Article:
CAITLIN: So, I will say this. This is an Anno anime. Anno struggles with a lot of mental illness.
MERU: Is this how Evangelion goes? God!
DEE: I mean, Evangelion is very much… I mean Anno has been candid about this. It is very much his struggle with depression in anime form, so…
MERU: Oh! Oh, sweet baby! Is he getting therapy?
CAITLIN: [crosstalk] Yes.
DEE: Yes, yes. No, by the end of Eva, he was getting therapy and working through things, and so…
MERU: [relieved] Okay. Okay.
DEE: The ending of the anime, it ends on a hopeful note. I have a lot of issues with the Evangelion anime— [brightly] which you can hear all about in our podcast watchalong about it…!
DEE: … that we did a couple years ago.
CAITLIN: So, anyway… So, there is this very strong sense of understanding of Arima’s sense of depression, of isolation, of these dark feelings that he cannot control. And so, there are times where it’s just a sense of “He’s just going to feel that feeling and he’s going to try to deal with it.” But I do agree. It goes astray when Asaba pulls Tonami aside and is like, “Listen, you need to back off of Yukino.”
MERU: It’s so uncomfortable.
CAITLIN: And I will say this: the manga does not counter that.
DEE: Okay, so, that’s not just Asaba thinking he’s helping by trying to scare Tonami away.
CAITLIN: No. No. Yes, Arima continues to be very possessive and tries to scare away Yukino’s friends, basically.
MERU: That’s alarming.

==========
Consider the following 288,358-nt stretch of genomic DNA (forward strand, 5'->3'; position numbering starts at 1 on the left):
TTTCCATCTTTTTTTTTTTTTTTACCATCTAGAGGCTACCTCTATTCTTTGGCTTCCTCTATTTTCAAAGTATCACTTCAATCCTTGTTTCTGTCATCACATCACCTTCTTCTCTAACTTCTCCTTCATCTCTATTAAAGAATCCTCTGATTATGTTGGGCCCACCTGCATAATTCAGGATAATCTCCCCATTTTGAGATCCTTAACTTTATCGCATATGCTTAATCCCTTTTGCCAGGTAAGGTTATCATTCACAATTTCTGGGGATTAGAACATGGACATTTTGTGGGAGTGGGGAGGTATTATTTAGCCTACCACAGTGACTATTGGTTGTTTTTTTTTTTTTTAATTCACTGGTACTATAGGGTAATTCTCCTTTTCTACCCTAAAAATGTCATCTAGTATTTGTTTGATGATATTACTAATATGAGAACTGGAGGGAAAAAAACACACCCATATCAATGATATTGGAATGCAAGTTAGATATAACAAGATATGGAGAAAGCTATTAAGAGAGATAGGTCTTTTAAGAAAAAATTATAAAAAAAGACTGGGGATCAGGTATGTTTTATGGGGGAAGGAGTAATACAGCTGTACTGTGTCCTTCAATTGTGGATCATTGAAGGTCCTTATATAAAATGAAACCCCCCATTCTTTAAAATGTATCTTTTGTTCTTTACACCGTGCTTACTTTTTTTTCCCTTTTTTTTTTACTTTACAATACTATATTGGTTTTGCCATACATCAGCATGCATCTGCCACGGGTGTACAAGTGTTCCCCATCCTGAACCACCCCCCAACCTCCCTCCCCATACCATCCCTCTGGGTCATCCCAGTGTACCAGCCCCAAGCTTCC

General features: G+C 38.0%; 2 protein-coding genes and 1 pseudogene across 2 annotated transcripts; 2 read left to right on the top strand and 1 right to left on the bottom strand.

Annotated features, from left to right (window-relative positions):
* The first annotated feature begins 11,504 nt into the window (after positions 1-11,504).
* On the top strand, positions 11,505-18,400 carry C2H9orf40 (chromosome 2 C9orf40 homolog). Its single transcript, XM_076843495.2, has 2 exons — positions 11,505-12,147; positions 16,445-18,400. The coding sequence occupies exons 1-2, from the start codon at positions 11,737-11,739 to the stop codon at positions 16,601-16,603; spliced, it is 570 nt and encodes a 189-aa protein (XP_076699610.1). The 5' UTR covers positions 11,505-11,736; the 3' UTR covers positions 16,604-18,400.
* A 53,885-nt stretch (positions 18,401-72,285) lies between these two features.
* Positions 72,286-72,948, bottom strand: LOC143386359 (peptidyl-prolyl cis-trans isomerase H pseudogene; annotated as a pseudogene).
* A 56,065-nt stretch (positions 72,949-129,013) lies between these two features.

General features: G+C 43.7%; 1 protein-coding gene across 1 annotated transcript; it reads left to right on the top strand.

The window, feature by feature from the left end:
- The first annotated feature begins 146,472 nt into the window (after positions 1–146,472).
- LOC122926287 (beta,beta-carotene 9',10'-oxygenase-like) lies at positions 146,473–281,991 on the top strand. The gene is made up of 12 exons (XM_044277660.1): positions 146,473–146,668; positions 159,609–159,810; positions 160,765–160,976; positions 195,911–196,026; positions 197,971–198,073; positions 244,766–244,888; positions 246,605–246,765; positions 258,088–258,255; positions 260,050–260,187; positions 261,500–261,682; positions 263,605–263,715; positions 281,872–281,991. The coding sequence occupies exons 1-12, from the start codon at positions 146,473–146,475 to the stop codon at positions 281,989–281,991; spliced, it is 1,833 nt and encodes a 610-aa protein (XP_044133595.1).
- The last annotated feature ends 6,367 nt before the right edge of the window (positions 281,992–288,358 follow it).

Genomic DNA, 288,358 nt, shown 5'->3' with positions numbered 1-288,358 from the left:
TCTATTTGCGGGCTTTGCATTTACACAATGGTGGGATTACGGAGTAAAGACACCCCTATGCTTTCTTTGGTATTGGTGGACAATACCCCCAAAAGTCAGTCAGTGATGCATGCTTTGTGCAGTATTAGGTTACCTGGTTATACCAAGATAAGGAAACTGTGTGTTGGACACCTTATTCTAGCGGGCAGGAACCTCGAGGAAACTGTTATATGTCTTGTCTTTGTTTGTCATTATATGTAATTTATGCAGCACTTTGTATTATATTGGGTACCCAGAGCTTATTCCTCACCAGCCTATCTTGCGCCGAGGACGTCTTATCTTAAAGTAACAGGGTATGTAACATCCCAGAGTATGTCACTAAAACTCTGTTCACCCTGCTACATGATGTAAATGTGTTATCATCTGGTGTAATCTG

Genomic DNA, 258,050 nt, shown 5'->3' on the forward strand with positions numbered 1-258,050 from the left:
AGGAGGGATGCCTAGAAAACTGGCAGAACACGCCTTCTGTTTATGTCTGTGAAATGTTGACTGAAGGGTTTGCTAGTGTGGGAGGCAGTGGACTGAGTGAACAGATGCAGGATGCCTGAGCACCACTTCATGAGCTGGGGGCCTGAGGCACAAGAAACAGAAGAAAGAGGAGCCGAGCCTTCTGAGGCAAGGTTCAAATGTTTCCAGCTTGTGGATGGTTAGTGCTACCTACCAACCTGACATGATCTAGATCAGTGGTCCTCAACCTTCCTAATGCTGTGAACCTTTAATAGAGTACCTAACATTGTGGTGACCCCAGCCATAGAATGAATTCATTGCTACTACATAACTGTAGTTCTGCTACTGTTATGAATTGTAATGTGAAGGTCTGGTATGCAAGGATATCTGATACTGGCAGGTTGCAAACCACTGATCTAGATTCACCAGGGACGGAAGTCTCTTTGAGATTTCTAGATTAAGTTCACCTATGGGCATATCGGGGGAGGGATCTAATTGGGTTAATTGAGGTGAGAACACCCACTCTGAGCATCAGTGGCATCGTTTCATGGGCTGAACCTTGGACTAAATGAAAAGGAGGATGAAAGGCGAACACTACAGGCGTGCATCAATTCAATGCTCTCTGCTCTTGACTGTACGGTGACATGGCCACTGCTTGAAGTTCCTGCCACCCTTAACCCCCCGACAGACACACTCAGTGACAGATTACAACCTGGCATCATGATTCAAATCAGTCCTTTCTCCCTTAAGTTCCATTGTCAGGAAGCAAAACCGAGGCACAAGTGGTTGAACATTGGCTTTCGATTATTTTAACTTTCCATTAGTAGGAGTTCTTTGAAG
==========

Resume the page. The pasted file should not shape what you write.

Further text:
CAITLIN: We’ll go more into the manga arc, but he does some really, really inexcusable things.
DEE: Ooh, boy.
CAITLIN: And the characters explicitly say to Yukino, “Your job is to fix him.”
DEE: Oh, no.
MERU: Do they get married in the manga? I just need to ask: do Yukino and Arima get married?
DEE: [crosstalk] Of course.
DEE: Of course they do.
MERU: Oh, no. Oh, no! Oh, no. I know, what kind of fool’s question was I just asking? But I just had to make sure.
CAITLIN: They say, “Arima is going through a dark time right now. Yukino, you’re the only one who can reach him. You are the one who needs to help him through this.”
MERU: [humming in disagreement] Uh-uh!
DEE: [hums nervously] That is…
CAITLIN: Including Asaba. Asaba says that a lot.
MERU: These aren’t good friends. [Chuckles]
DEE: Well, they’re high schoolers. This is a very high school thing to say, but…
MERU: Yeah, you know, that’s true, that’s true.
CAITLIN: But it’s never countered. That is how the plot progresses. Yeah, so the narrative is agreeing with them, effectively.
MERU: Yeah, because you leave this series on this really haunting note because of that. Y’all, I’m not gonna lie: a part of me was like, “Is Arima gonna hit her again?” There was this real, genuine discomfort of— Oh, no, I heard Caitlin sigh. Oh, no!
DEE: Yeah, in the last episode, I got really concerned. Which—
MERU: Oh, no, Caitlin, don’t give me that sigh. That doesn’t make me feel good. I heard you sigh. I heard—
CAITLIN: He doesn’t hit her.
MERU: Oh, no. Caitlin, your sigh was as deep as the Marinara Trench. No. [catching self] Nah, I’m sorry, the Mariana—
DEE: No, no, no, it’s the Marinara Trench. It’s the trench you make at Olive Garden with your spaghetti.
DEE: With your bowl of unlimited pasta.
MERU: Stop! I’m trying to—
DEE: [crosstalk] The Marinara Trench of unlimited pasta.
MERU: I’m trying to be a serious feminist right now!